Vietnam – Prologue

In 1967, the year I was drafted into the US Army, Matin Luther King called the United States “the greatest purveyor of violence in the world”, encouraged draft evasion and suggested a merger between antiwar and civil rights groups. We were two + years at war with Vietnam although no formal proclamation of war had ever passed the Congress. After receiving my draft notice in the mail, I was ordered to report to a central downtown Philadelphia location to have a physical. When that day arrived, my mother packed me a lunch and rode with me on first a trolley car and then a subway to downtown. Of the hundreds of young men filing through an entrance gate, I was the only one who had their mother with them. She hugged me and told me to be safe and that she would wait for me until I was finished. The catcalls were numerous and loud, but I pretended not to notice and even though embarrassed, I would not let it show in front of my mother. Often I think back on that day as an example of maternal unconditional love and I smile at my mother’s devotion…

Nine weeks later I was stationed at Fort Dix, New Jersey participating in “advanced infantry training”. I was assigned to Charlie Company. I could also have gone to Alpha Company or Delta Company, but not to Bravo Company. Why? Because Bravo Company was now a “memorial” company after the previous graduating class perished within two months of arriving in Vietnam. My previously little amount of enthusiasm for advanced infantry training was now drained completely. During my time there I was often depressed, which contributed to my decision to technically go “Absent Without Leave (AWOL)” one evening to drive home to meet with my girlfriend (and eventual mother of my children) and my roommate from college to discuss the idea of leaving for Canada to avoid going to Vietnam. My roommate and I thought we should all take off and start a new life; my girlfriend said that would be premature, as I had no actual orders for Vietnam, and that the prudent move would be to wait and see what the future brought. As an early example of following feminine wisdom, I drove back to the base in the early morning hours and slipped back into the barracks about fifteen minutes before morning roll call…I now had a plan.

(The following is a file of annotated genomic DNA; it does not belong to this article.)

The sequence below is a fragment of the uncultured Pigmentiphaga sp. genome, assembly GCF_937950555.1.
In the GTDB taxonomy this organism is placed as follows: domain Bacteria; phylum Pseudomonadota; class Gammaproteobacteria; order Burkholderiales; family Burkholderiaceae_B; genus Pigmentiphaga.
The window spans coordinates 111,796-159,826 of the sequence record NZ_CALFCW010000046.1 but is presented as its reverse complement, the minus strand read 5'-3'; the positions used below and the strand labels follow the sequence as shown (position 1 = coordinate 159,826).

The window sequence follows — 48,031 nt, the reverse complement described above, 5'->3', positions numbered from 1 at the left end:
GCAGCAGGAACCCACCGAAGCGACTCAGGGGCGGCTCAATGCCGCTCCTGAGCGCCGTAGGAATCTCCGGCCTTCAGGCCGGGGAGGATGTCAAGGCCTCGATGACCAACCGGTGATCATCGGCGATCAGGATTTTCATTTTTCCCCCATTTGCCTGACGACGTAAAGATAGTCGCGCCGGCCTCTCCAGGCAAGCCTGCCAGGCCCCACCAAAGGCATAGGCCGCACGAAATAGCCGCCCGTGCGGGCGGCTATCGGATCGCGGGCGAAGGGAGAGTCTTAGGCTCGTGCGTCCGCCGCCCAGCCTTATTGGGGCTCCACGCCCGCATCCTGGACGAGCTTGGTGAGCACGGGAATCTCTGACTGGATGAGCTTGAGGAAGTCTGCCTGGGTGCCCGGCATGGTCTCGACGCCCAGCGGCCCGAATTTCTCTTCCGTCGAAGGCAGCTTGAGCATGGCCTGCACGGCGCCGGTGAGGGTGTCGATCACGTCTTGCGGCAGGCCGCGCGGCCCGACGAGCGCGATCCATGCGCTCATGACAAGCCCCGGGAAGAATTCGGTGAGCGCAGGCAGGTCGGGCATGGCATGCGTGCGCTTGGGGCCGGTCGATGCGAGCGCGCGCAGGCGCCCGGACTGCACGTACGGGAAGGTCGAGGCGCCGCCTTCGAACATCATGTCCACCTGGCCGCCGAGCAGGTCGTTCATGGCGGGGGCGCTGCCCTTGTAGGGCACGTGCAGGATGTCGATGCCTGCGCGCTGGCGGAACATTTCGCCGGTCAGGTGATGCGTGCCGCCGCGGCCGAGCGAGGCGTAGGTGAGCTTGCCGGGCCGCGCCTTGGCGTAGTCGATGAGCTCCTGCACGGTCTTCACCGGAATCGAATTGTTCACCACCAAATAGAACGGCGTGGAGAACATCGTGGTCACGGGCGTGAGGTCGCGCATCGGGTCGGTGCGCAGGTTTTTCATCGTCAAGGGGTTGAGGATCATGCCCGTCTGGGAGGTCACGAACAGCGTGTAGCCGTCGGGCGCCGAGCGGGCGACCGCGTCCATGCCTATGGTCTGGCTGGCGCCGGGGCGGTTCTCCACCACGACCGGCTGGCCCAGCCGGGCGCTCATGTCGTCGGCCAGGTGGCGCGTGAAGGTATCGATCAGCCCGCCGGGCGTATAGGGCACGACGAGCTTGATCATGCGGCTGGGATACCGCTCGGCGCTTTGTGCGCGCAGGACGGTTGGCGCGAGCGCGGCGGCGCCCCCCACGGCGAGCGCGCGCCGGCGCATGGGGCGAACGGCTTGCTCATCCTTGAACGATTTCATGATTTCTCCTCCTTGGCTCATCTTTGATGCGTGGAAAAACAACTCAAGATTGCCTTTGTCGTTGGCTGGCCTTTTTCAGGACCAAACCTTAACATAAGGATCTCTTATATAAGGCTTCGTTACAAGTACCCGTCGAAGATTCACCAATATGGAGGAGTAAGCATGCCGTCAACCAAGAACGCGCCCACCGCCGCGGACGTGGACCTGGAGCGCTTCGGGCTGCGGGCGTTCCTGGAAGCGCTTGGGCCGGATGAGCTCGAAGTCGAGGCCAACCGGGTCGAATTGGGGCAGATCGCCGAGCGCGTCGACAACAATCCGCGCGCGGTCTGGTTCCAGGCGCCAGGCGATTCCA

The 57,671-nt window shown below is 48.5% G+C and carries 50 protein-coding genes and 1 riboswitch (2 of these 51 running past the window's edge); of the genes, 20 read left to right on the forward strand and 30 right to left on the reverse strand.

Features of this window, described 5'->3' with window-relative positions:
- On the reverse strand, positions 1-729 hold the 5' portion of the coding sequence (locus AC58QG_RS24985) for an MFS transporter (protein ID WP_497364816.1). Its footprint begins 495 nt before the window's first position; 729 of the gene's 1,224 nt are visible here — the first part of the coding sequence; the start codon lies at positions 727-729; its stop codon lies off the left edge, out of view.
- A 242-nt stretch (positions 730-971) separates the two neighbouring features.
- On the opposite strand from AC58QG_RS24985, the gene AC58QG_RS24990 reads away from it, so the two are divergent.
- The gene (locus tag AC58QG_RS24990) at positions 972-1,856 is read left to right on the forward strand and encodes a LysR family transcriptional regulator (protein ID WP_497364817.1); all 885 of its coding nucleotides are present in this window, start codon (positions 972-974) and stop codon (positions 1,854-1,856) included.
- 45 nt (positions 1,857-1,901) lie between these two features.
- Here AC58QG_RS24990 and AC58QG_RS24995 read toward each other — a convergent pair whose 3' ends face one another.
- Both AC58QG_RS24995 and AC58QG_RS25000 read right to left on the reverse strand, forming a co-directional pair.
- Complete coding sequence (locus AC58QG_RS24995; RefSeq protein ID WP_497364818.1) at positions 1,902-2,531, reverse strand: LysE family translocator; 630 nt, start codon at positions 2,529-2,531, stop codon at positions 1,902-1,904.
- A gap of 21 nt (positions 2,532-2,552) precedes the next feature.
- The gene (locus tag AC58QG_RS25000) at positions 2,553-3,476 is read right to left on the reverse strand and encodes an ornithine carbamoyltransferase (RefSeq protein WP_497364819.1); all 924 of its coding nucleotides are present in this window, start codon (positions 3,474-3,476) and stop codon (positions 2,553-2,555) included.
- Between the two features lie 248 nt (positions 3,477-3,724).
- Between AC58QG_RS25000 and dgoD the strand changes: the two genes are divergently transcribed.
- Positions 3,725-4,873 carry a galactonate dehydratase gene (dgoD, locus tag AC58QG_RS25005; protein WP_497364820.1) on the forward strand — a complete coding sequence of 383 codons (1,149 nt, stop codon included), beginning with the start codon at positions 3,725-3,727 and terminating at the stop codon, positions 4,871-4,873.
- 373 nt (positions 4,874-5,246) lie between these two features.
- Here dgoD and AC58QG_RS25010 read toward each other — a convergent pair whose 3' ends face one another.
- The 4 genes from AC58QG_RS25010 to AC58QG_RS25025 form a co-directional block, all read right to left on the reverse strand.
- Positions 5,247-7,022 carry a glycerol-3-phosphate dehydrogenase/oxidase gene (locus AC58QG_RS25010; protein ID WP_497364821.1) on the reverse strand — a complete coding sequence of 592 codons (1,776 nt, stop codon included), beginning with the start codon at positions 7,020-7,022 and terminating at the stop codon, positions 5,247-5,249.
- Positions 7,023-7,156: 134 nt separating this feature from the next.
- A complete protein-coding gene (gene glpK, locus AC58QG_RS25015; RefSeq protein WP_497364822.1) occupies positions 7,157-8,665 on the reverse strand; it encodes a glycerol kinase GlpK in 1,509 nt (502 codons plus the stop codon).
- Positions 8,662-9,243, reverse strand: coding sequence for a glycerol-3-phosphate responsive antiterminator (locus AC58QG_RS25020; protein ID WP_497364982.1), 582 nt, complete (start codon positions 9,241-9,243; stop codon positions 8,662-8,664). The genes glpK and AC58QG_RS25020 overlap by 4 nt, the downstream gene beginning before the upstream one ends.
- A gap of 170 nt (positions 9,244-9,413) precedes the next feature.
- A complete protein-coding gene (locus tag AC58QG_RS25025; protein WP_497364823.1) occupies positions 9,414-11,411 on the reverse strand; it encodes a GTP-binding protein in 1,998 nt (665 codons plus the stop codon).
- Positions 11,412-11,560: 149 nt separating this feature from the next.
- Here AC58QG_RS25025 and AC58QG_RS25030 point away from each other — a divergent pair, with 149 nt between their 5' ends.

My next duty station was Fort Knox Kentucky, the home of the “Armored Personnel Carrier (APC) Driving School” where I learned how to drive small tank-like vehicles of disaster. Drivers were desperately needed in Vietnam because they were dying at a very quick rate. These vehicles were so unsafe and primed for destruction after running over a land mine, that infantry troops refused to ride inside; rather, they would take their chances of being able to jump from the outside top of the APC, rather than be inside subjected to assorted flying metal fragments. The drivers had no such choice as they had to be at the inside controls. My future looked unpromising. Orders did arrive that had me shipping out from California to Vietnam on a date that was fortunately two weeks before driving school ended, forcing the return of the orders to be re-issued. Fly-fishing while sipping on a Labatt’s was looking very appealing, however when the new orders finally arrived, I was sent to Korea instead. While stationed thirteen months in Korea, I would from time to time see and meet soldiers on R&R from Vietnam and most of them had seen heavy combat. From the look in their eyes I knew I had been fortunate that fate took me down another path and I felt very thankful. Somehow, I had avoided going to Vietnam…

Give Back The Pueblo, Or Else You're Going To Have To Deal With Me

Time to become a civilian again

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About Alan G Billingsley

My career has been varied, including time as a newspaper deliverer, lifeguard, bubble gum maker, door-to-door detergent promoter, telephone book proofreader, short order cook, private employment agency counselor and owner, office and credit manger, infantryman, pots and pans salesman, Chinese restaurant cook, Chinese restaurant owner, public employment counselor, budget analyst, tax analyst, grant administrator, radio announcer, radio and television show host, disk jockey, automobile valet, child advocate, and now retiree. I've seldom been bored.
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